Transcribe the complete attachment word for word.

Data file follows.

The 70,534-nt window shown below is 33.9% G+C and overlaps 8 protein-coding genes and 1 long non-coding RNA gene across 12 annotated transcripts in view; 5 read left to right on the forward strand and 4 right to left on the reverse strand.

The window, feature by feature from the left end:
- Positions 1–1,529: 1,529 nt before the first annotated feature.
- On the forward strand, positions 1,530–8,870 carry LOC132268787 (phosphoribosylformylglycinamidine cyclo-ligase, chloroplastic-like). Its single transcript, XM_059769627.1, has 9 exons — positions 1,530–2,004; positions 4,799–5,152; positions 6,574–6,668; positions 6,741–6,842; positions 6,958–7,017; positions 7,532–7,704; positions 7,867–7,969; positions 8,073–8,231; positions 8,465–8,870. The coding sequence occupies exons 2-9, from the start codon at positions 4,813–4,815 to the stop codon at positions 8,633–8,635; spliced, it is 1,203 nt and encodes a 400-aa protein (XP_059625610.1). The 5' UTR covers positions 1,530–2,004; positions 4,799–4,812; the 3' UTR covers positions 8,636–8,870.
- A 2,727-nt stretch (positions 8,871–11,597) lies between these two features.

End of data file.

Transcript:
The 70,534-nt window shown below is 33.9% G+C and overlaps 8 protein-coding genes and 1 long non-coding RNA gene across 12 annotated transcripts in view; 5 read left to right on the forward strand and 4 right to left on the reverse strand.

The window, feature by feature from the left end:
- Positions 1–1,529: 1,529 nt before the first annotated feature.
- On the forward strand, positions 1,530–8,870 carry LOC132268787 (phosphoribosylformylglycinamidine cyclo-ligase, chloroplastic-like). Its single transcript, XM_059769627.1, has 9 exons — positions 1,530–2,004; positions 4,799–5,152; positions 6,574–6,668; positions 6,741–6,842; positions 6,958–7,017; positions 7,532–7,704; positions 7,867–7,969; positions 8,073–8,231; positions 8,465–8,870. The coding sequence occupies exons 2-9, from the start codon at positions 4,813–4,815 to the stop codon at positions 8,633–8,635; spliced, it is 1,203 nt and encodes a 400-aa protein (XP_059625610.1). The 5' UTR covers positions 1,530–2,004; positions 4,799–4,812; the 3' UTR covers positions 8,636–8,870.
- A 2,727-nt stretch (positions 8,871–11,597) lies between these two features.